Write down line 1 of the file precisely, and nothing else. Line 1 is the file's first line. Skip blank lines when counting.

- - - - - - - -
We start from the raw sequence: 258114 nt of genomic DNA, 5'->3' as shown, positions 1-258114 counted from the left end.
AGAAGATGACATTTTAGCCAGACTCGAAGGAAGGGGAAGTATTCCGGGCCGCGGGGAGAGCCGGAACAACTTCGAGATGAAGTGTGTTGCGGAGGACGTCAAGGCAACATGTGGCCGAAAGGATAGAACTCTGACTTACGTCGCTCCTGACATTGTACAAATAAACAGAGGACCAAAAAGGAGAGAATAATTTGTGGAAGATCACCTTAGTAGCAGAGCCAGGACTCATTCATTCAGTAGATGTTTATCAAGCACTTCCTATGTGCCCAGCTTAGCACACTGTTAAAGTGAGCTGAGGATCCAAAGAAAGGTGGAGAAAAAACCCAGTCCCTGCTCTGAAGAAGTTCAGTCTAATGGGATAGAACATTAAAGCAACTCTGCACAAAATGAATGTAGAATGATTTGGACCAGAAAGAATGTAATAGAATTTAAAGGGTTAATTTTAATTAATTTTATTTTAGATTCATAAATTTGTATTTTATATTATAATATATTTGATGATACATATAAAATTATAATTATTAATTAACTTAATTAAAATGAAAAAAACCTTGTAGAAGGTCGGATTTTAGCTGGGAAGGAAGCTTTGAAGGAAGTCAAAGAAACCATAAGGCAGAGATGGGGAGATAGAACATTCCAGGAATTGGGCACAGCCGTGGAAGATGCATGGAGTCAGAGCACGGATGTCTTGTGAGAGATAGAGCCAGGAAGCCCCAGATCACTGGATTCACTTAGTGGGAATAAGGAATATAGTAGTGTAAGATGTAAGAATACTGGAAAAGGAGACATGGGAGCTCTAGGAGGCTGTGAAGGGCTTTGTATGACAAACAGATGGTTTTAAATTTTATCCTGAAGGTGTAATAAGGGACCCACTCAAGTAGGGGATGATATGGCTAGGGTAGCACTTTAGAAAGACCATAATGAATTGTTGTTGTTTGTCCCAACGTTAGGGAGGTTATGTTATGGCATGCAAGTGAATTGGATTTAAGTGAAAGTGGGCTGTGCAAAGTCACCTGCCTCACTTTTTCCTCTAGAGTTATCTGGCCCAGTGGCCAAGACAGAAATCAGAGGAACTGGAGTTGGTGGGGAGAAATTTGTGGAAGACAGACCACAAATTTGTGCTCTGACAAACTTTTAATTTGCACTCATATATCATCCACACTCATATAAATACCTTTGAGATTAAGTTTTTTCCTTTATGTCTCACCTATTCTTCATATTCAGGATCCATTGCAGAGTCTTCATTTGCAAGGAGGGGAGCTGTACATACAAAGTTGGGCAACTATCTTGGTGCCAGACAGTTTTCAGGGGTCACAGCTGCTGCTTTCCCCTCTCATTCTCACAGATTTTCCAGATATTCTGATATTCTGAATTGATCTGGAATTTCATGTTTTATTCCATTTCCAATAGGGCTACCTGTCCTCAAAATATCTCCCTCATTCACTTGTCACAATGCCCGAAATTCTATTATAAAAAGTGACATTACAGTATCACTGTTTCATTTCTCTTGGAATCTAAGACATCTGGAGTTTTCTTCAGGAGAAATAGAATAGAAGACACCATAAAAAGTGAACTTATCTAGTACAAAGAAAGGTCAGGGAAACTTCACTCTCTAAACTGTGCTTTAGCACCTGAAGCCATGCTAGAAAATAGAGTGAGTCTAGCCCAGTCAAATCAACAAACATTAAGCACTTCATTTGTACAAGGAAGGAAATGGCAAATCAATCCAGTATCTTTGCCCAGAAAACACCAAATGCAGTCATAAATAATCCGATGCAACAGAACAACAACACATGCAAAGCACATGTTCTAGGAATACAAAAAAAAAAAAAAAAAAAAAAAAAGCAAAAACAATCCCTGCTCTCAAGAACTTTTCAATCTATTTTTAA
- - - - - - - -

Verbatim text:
We start from the raw sequence: 258114 nt of genomic DNA, 5'->3' as shown, positions 1-258114 counted from the left end.